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The helmeted hornbill, before and after. Photo: Environmental Investigation Agency.
The helmeted hornbill, before and after. Photo: Environmental Investigation Agency.
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Red alert! Hornbills at risk from wildlife trade

The Ecologist

2nd February 2015

We all know about the risk to elephants and rhinos from the illegal wildlife trade, but now the helmeted hornbills of Borneo and Sumatra are at risk as online traders find ready buyers for their carved beaks in China.

Helmeted hornbill beak products have become increasingly popular, so much so that 'red' has significantly elevated as a status symbol over its 'black' and 'white' counterparts: rhino horn and ivory.

The illegal trade in helmeted hornbill beaks is posing an increasing threat to the species' survival, the Environmental Investigation Agency is warning.

And where ivory has its code name 'white' and rhino horns are coded 'black', hornbill beaks have their own black market moniker: 'red'. The term has its origins in the Chinese name for the bird, hedinghong (hong = red).

The 'red' trade is also highly profitable, often commanding black market prices up to five times higher than ivory. The beaks are typically carved into human or humanoid faces or animal and abstract designs

But the trade in the carved beaks has a "much lower profile than that in ivory or rhink horn", says EIA, even though the helmeted hornbill is a critically endangered species - both as its forested habitat on Borneo and Sumatra is cleared for palm oil, and by the wildlife trade.

Despite its critically threatened status, little consideration has been given to the helmeted hornbill. With much more attention focused on the trades in ivory and rhino horn, says EIA, "the trade in hornbill beak products has largely gone unnoticed and unhindered."

The main market: China

As with ivory and rhino horn, the main consumer market for helmeted hornbill beaks is China. They are traded and processed through the same carving industries in China and sold in shops as luxury products, namely jewellery and decorative ornaments.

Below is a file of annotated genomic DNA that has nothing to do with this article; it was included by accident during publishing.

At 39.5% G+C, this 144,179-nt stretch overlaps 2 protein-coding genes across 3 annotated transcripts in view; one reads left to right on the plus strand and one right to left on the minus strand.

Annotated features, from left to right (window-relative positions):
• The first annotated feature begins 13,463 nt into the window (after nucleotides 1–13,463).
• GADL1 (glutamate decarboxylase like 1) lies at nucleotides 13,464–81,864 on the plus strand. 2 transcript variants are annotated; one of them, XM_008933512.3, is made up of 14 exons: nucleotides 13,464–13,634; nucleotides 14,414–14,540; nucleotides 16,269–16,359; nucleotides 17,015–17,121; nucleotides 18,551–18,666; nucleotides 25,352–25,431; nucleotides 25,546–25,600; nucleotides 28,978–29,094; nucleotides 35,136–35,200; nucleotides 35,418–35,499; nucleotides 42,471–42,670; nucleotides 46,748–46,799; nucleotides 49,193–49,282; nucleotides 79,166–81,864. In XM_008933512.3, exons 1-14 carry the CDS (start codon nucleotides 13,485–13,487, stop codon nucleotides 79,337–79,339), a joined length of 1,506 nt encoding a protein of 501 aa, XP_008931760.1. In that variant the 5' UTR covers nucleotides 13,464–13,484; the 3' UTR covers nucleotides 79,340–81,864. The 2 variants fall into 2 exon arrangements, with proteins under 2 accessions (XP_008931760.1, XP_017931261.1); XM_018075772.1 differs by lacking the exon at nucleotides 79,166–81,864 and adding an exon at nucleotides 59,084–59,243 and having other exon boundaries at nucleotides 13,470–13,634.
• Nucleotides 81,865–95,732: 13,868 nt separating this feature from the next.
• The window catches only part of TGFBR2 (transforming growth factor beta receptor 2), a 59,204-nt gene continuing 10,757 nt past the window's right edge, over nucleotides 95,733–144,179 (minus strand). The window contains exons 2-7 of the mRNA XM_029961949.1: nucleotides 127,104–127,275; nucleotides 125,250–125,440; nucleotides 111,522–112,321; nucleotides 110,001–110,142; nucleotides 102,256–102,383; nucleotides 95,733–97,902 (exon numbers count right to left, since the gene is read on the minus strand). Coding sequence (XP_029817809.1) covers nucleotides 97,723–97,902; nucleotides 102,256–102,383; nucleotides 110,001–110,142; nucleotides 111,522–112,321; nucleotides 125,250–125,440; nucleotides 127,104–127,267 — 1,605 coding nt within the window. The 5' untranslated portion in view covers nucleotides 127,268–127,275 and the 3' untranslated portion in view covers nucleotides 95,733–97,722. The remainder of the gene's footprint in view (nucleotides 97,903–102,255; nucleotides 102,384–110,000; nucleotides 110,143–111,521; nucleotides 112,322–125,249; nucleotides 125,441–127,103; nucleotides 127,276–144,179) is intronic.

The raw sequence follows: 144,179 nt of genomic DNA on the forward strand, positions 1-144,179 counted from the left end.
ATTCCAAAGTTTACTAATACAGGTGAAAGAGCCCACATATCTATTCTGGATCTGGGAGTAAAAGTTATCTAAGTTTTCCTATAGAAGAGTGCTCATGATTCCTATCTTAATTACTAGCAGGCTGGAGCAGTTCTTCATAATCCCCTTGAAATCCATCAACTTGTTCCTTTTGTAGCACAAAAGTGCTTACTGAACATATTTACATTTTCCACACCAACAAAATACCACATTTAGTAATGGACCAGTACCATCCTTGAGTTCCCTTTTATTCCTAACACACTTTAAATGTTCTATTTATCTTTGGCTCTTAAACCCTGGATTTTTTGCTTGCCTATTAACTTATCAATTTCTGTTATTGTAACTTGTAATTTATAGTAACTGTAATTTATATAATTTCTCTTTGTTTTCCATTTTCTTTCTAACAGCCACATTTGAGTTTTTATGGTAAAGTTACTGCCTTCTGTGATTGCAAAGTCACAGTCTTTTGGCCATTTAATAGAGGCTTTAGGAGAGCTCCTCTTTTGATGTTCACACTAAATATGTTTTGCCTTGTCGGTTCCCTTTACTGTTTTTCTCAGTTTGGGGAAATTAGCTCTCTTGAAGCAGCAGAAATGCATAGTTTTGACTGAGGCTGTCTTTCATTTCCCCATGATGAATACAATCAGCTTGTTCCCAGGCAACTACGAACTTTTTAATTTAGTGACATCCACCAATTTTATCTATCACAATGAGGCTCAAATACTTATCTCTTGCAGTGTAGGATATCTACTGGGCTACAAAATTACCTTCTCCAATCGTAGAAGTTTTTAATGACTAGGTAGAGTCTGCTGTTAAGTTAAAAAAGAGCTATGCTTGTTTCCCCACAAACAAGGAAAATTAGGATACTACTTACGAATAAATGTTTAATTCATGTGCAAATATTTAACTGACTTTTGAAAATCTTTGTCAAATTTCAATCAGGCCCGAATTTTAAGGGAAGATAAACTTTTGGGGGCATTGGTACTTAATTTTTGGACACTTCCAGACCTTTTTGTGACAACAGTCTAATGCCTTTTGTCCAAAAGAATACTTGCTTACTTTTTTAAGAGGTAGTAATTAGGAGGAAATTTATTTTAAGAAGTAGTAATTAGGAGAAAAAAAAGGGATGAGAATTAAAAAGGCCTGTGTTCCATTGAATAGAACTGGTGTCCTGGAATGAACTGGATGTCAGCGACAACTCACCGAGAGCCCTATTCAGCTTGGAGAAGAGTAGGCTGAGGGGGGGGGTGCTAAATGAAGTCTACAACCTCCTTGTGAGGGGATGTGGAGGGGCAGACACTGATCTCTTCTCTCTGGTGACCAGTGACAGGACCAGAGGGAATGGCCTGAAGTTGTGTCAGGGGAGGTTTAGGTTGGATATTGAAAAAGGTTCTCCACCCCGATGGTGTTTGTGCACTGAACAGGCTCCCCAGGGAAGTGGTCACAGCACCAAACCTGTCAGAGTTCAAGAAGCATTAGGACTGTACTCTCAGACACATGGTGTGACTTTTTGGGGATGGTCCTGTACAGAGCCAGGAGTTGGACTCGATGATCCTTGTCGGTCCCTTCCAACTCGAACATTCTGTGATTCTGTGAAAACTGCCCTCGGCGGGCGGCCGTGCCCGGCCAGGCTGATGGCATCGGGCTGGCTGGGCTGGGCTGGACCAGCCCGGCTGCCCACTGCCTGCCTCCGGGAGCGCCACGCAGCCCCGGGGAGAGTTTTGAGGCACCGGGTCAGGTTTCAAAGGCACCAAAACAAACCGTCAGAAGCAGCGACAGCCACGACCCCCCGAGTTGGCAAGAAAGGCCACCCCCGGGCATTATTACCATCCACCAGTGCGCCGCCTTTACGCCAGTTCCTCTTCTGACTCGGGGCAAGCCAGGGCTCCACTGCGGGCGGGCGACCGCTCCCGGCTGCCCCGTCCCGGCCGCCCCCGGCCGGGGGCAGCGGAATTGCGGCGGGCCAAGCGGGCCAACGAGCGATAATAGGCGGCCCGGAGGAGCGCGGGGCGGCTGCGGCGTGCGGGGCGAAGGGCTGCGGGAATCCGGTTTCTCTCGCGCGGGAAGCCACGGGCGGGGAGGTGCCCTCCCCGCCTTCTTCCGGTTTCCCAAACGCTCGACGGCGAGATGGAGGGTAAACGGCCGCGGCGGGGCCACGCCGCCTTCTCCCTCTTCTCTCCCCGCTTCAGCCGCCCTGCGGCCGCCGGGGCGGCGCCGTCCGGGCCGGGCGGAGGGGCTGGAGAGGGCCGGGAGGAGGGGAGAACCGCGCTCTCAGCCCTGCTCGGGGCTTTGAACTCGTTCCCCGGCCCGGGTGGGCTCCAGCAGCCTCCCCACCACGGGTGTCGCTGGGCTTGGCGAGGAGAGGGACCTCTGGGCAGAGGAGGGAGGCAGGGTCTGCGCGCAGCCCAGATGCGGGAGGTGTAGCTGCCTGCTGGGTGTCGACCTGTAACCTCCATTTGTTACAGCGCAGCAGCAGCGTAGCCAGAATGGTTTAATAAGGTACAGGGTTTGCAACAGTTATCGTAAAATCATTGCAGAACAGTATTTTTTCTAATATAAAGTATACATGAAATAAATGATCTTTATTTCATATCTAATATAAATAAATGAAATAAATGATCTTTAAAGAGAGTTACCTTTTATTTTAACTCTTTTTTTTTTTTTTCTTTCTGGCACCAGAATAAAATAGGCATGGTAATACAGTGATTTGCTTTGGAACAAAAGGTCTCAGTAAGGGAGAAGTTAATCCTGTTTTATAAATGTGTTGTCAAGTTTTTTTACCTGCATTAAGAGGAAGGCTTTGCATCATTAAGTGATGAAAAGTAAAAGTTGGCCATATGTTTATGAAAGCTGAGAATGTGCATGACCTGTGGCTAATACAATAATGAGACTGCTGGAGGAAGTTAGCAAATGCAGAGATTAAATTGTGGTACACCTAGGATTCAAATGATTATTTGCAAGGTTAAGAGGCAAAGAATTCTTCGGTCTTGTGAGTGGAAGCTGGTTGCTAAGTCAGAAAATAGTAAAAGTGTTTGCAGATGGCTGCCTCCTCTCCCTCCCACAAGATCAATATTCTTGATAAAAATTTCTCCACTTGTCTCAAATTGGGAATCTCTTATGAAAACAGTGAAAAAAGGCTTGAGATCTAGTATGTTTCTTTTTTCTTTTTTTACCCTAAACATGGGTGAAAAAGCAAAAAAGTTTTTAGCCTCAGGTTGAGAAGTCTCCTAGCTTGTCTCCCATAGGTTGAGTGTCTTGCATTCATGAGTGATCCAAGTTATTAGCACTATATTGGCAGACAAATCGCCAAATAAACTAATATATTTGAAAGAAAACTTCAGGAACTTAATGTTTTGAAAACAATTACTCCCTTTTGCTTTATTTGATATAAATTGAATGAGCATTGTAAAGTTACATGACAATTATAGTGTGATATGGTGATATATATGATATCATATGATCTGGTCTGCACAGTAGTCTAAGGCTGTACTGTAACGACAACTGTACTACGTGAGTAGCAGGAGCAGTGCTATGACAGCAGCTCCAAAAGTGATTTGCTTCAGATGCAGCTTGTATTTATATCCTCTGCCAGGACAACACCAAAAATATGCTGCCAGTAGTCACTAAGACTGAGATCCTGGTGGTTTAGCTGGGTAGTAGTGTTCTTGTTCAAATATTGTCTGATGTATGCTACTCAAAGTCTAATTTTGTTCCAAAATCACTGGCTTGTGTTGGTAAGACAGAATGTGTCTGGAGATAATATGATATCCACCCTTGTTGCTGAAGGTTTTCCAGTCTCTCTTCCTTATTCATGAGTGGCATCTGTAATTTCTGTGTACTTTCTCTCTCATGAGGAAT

With the growing wealth of Chinese consumers, helmeted hornbill beak products have become increasingly popular, so much so that 'red' has been significantly elevated as a status symbol over its 'black' and 'white' counterparts.

But many buyers remain ignorant of the reality of helmeted hornbill products - what they are, where they come from, even that they derive from a living animal.

An EIA undercover investigator who monitors the trade said: "One thing is for sure, alongside the 'black' and 'white' products in trade that EIA regularly monitors, the volume of 'red' products in trade has become widespread in recent years and that can only be a profoundly worrying sign for these majestic birds.

Populations 'in serious decline'

With a wingspan about 1.7m, the helmeted hornbill is a large bird inhabiting the South-East Asia forests of Sumatra and Borneo. The species generally occurs in primary semi-evergreen and evergreen lowland forests up to 1,500m above sea level.

Unlike other hornbills, the helmeted hornbill is sedentary in range and territorial in behaviour. Its most distinctive physical feature is the unique casque, or helmet, above its red/yellow beak.

Populations have been in serious decline due to a combination of habitat destruction and poaching, with the Convention on International Trade in Endangered Species listing the species on Appendix I since 1975.

EIA has been monitoring trade in ivory and rhino horn for the past two decades, from gathering intelligence via face-to-face conversations with traders in Africa and Asia to monitoring the ever-growing online sales.

And criminals have not been slow in transitioning into the 21st century and adopting new technology. Just as EIA covert investigators had to learn the etiquette needed to engage traders face on, they have also had to learn the coded jargon used to communicate with online suppliers.

 


 

Source: Environmental Investigation Agency.

 

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